We isolated DNA from the eschar and whole blood specimens and performed a real-time quantitative PCR (qPCR) specific for the periplasmic serine protease gene of O. tsutsugamushi; qPCR results showed these specimens were positive for the protease gene (6). Then, we subjected the DNA to a conventional PCR targeting the O. tsutsugamushi 56-kDa TSA gene using appropriate negative controls and sequenced the PCR products. We analyzed the partial 56-kDa TSA gene sequences from our patient with ABI PRISM DNA Sequencing Analysis software version 3.0 (Applied Biosystems, Foster City, CA, USA) and compared them with those available in the GenBank database using the BLAST algorithm (http://blast.ncbi.nlm.nih.gov/Blast.cgi). The DNA sequence obtained from the eschar specimen (GenBank accession no. MF769529) was closely related to the Kawasaki genotype, showing 97.2% identity to the reference strain TPC0707a (GenBank accession no. GQ332758) (8). The eschar specimen sequence was even more similar to a Kawasaki isolate previously detected in a patient in Quang Nam Province, Vietnam (GenBank accession no. KU871388, 98.8% identity) (6). The DNA sequence obtained from the whole blood specimen (GenBank accession no. MF769530) demonstrated 98.8% identity to that of a Karp isolate in Cambodia (GenBank accession no. HQ718422) (4). The whole blood specimen sequence was also highly similar (98.4% identity) to the sequences of 2 Karp-related isolates previously detected in patients in Quang Nam Province (GenBank accession nos. KU871384 and KU871378) (6). We tested the acute-phase plasma sample collected from the patient on the seventh day of illness using a micro-immunofluorescence assay (IFA) that included whole-cell antigens of O. tsutsugamushi serotypes Karp, Kato, and Gilliam. However, results were negative for specific antibodies to these antigens.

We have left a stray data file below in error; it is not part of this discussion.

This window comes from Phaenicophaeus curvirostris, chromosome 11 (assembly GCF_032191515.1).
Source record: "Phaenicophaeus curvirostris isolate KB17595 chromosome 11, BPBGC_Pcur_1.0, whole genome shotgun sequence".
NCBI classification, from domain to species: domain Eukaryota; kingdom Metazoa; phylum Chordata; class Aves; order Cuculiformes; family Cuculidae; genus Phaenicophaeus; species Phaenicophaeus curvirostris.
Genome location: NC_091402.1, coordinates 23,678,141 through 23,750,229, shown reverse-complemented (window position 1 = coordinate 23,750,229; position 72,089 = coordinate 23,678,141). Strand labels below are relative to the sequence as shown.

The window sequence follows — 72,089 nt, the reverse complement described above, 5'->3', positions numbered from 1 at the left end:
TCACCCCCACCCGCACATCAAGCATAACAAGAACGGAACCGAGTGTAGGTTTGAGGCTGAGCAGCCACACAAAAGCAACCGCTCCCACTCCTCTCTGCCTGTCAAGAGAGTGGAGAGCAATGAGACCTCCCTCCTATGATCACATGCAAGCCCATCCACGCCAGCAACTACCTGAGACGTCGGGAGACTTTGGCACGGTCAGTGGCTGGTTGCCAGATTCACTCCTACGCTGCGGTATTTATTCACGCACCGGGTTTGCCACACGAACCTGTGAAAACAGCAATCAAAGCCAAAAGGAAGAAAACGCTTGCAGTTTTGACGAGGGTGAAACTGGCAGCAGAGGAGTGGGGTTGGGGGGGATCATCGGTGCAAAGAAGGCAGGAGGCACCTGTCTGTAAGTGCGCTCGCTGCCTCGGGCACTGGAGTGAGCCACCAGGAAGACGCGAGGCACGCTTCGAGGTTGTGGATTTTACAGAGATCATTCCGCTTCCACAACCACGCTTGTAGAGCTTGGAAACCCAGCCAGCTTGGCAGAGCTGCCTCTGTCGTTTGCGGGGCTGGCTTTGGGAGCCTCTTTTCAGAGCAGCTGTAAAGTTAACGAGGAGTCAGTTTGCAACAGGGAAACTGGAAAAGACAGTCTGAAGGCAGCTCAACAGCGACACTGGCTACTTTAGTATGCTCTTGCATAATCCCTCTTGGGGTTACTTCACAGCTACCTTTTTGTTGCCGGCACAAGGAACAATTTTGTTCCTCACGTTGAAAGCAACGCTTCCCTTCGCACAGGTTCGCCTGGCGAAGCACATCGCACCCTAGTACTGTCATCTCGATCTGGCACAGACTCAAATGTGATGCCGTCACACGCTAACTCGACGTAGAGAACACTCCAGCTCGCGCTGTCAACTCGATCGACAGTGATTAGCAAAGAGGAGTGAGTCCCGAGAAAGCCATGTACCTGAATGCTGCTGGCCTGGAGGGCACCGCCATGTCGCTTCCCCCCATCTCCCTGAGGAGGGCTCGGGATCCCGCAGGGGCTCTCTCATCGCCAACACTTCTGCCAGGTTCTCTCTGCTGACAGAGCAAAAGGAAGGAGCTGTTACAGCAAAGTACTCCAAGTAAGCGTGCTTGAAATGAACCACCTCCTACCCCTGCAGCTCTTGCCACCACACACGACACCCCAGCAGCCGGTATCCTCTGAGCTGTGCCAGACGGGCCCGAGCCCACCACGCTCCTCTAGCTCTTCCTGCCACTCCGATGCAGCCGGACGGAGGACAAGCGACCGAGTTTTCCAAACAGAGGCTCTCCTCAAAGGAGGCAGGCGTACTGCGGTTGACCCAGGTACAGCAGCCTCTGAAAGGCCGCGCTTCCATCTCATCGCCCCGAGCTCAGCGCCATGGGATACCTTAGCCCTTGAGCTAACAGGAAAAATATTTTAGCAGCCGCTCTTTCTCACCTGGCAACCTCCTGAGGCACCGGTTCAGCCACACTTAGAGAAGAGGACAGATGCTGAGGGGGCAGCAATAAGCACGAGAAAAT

We tested for dengue virus, Plasmodium spp., and Leptospira spp. by qPCR using the whole blood specimens; negative results led to the exclusion of these pathogens as the causative agent of the fever. We also tested for other rickettsiae (Rickettsia typhi, R. felis, R. conorii and other spotted fever group rickettsiae, and Coxiella burnetii) using specific qPCRs and IFAs and excluded these pathogens as well.